Safe haven gold eased on Tuesday under pressure from a stronger dollar, as investors looked to book profits ahead of rising North Korean tensions.
The precious metal was 0.75% lower to $1,300/oz. while the December contract was down 0.6% to $1,304/oz..
"Geopolitics haven't come off the table. They are still front and centre but after a rally you tend to get a tiny bit of a pullback," said ETF Securities commodity strategist Nitesh Shah.
Elsewhere, investors are focused on a speech, "Inflation, Uncertainty, and Monetary Policy" by US Federal Reserve Chair Janet Yellen, in Cleveland.
Ahead of Yellen's speech, investors were getting mixed signals from Fed official William Dudley who said the US central bank was on track to gradually raise rates while two other Fed officials expressed the need to stay put on further tightening.
In other precious metals, spot silver was down 1.54% to $16.92/oz., platinum was 1.4% softer at $928/oz. while palladium was 0.63% firmer to $921/oz..
Meanwhile, base metal copper traded 0.71% lower to $6,421/tonne as investors rushed to book profits on a stronger dollar.
"Last week was the third week in a row that speculative financial investors withdrew from copper," said Daniel Briesemann at Commerzbank, adding, "It seems the base metals are losing support from one of the most important factors of the last few months, those speculators."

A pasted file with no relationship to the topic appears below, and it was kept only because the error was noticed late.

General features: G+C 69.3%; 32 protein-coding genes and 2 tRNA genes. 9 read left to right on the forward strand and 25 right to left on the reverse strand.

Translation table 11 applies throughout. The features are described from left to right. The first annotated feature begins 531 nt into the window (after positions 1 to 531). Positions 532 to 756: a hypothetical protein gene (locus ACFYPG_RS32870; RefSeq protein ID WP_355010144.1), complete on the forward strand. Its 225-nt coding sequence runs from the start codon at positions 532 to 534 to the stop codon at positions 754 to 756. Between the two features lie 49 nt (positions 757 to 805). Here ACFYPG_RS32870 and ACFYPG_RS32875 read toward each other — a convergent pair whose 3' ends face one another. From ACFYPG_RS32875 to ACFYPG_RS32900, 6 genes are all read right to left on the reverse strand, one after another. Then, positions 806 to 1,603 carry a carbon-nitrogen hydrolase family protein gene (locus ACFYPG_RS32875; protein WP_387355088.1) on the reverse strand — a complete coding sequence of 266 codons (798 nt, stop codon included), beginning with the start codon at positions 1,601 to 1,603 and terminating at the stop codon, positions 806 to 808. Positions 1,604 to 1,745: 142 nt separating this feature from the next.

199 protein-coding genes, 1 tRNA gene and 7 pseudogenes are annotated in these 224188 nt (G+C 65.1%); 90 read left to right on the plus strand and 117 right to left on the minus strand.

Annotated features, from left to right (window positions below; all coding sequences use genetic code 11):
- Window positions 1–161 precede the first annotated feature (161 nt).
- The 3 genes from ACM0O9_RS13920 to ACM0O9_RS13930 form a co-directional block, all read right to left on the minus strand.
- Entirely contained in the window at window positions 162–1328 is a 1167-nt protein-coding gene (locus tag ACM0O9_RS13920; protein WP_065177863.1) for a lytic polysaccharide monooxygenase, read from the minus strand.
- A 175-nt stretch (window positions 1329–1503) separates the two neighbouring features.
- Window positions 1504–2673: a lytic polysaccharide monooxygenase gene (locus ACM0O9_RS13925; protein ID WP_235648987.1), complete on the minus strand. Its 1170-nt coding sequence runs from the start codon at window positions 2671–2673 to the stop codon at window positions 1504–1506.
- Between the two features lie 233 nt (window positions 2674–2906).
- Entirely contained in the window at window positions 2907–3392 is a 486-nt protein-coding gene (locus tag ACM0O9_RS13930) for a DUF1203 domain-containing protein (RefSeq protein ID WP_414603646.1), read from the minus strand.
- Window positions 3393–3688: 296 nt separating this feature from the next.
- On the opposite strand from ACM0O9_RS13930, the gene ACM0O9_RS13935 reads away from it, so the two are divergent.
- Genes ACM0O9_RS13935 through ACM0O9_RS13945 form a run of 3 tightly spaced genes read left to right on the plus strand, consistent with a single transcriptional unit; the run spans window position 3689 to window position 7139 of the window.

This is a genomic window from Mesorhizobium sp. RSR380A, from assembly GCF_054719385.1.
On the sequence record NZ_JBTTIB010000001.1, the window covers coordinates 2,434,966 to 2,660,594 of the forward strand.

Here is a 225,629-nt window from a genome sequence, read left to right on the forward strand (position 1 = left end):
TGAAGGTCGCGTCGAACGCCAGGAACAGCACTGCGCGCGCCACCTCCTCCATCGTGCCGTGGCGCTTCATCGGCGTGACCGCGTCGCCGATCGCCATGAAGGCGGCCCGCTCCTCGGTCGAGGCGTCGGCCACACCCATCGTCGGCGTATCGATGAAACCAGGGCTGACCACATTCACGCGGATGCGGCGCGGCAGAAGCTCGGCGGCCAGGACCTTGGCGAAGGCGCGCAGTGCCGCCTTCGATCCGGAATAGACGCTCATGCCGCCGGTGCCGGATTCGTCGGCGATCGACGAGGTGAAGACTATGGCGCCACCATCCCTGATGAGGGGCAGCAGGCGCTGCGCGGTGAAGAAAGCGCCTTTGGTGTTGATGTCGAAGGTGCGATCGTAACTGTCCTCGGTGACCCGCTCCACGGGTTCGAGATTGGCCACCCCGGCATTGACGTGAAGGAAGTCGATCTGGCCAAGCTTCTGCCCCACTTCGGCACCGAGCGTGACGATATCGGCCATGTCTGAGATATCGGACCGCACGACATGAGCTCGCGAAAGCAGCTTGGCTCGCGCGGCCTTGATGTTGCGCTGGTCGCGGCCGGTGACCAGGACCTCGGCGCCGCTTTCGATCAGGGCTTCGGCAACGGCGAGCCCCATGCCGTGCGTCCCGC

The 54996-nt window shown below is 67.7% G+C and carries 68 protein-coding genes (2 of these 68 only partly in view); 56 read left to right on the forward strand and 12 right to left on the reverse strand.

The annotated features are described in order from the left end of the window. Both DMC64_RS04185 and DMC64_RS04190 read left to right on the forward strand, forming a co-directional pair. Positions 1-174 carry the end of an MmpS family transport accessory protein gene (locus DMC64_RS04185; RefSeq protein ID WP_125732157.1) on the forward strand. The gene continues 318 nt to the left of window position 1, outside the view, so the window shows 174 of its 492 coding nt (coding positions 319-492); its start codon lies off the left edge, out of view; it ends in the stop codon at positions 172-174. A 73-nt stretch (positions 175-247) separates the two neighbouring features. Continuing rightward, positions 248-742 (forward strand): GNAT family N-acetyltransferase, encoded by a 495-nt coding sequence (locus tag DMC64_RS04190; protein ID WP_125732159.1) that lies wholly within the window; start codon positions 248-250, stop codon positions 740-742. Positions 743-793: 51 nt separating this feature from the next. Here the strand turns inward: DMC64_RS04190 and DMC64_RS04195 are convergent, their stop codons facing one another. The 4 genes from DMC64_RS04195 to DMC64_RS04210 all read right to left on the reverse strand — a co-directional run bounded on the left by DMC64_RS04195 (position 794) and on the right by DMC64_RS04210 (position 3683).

Profit taking also ensued on oil markets on Tuesday as January WTI traded 0.72% lowerr to $52.41/barrel while benchmark brent crude for January delivery was 0.98% softer at $57.51/barrel, both falling from 26 month highs, thanks to a firmer US dollar.
The sell offs came despite several inflationary factors that include Turkish President Erdogan repeating threats to cut the pipeline carrying 500,000-600,000 barrels per day (bpd) from northern Iraq to the Turkish port of Ceyhan, the OPEC led cut of 1.8 million bpd in production and the Iraqi government voicing intention to hold talks with the Kurdistan Regional Government over the result of their referendum.
"Although there was plenty of price-bullish news making headlines yesterday, undoubtedly the biggest factor was the referendum in the Kurdistan region of Iraq," analysts at Vienna-based JBC Energy said in a note.
The US Energy Information Administration said production from wells in shale formations would rise for a 10th month in a row in October. US shale producers' ability to ramp-up output as later-dated crude prices strengthen will keep price volatility low, said Jeffrey Currie, Goldman Sachs' head of global commodities research.
In the grains market, soybeans for November delivery were down 0.66% to $9.65/bushel, underpinned by a slow pace of farmer sales and limited harvest deliveries, grain merchants said.
December corn went the same way, trading 0.25% lower to $3.53/bushel while New York cotton for December was 0.97% softer at $0.6895/lb..